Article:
COVID-19 has devastated the cruise industry, but one company may emerge stronger: Carnival. A case study by Stuart Gilson reveals how the cruising juggernaut is navigating the pandemic.
By mid-March, Carnival, the largest cruise line in the world, suspended operations across the globe. Yet it took weeks to get its 260,000 guests and 80,000 employees who were floating at sea back to their homes in more than 130 countries.
The COVID-19 pandemic devastated service industries, including bars and restaurants, retailers, and hotels, forcing many to close their doors for good. But while many service-oriented companies were permitted to gradually reopen with precautions in place, the cruise industry had to come to a screeching halt that lasted for more than a year—and it’s still unclear when many ships will set sail again.
“THERE WAS A LOT AT STAKE, WITH $20 BILLION IN ANNUAL REVENUES AND HUNDREDS OF THOUSANDS OF PASSENGERS TRANSPORTED EVERY YEAR.”
Compounding the challenge of losing customers has been the lack of government aid. Unlike other companies that were able to stay afloat through pandemic-related government assistance, most cruise ships are registered outside the US, including those run by Carnival’s American subsidiary, so they weren’t eligible for loans.
“There was a lot at stake, with $20 billion in annual revenues and hundreds of thousands of passengers transported every year,” says Stuart Gilson, the Steven R. Fenster Professor of Business Administration at Harvard Business School, who studied Carnival’s predicament. He points out that in March 2020, Carnival’s bonds were trading at around only 70 cents on the dollar, at which point companies are often considered financially distressed.
“Indeed, early in the pandemic, with the financial markets in turmoil, Carnival reportedly entered into discussions with a group of private equity and hedge fund investors—who typically specialize in buying the debt of financially distressed companies—over a prospective $4 billion to $6 billion debt investment in the company,” he says.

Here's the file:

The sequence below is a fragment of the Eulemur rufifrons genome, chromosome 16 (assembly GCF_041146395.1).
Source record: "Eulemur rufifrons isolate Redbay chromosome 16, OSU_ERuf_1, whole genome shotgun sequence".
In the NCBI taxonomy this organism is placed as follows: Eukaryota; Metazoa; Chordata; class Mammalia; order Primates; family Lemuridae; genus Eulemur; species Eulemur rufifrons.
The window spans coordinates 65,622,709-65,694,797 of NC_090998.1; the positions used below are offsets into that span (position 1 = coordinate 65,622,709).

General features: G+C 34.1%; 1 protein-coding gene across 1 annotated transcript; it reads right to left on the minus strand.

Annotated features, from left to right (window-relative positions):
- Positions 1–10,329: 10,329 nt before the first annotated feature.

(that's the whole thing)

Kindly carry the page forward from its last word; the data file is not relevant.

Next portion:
Carnival also faced a flurry of lawsuits from passengers alleging that the company didn’t do enough to keep them safe.
Slashing expenses to weather rough seas
Remarkably, in spite of these hardships, Carnival has survived—and has even emerged stronger—says Gilson, who chronicled the company’s travails in the new case study Carnival Corporation: Cruising Through COVID-19, co-written with research associate Sarah Abbott. The case highlights important lessons for any business that encounters an unexpected economic blow, Gilson says.
“There’s something that’s very distinctive about the economic shock we’ve just gone through,” he says. “It’s remarkable how much cash public companies have been able to raise in the capital markets in a very short period of time.”
“IT’S REALLY A CASE ABOUT CRISIS MANAGEMENT, ACCEPTING THE REALITY OF THE SITUATION AND TAKING BIG ACTIONS RELATIVELY QUICKLY.”
Carnival’s success has been due in part to investors’ faith in the company’s ability to right itself, but corporate leaders also made some savvy business decisions to prepare for the long haul, Gilson says.
“It’s really a case about crisis management,” Gilson says, “accepting the reality of the situation and taking big actions relatively quickly.” Now, as the pandemic starts to wane and cruise companies are hopeful that at least a limited number of ships can embark on trips this summer, the company’s long-term success may depend on how much its customers feel safe going back into the water.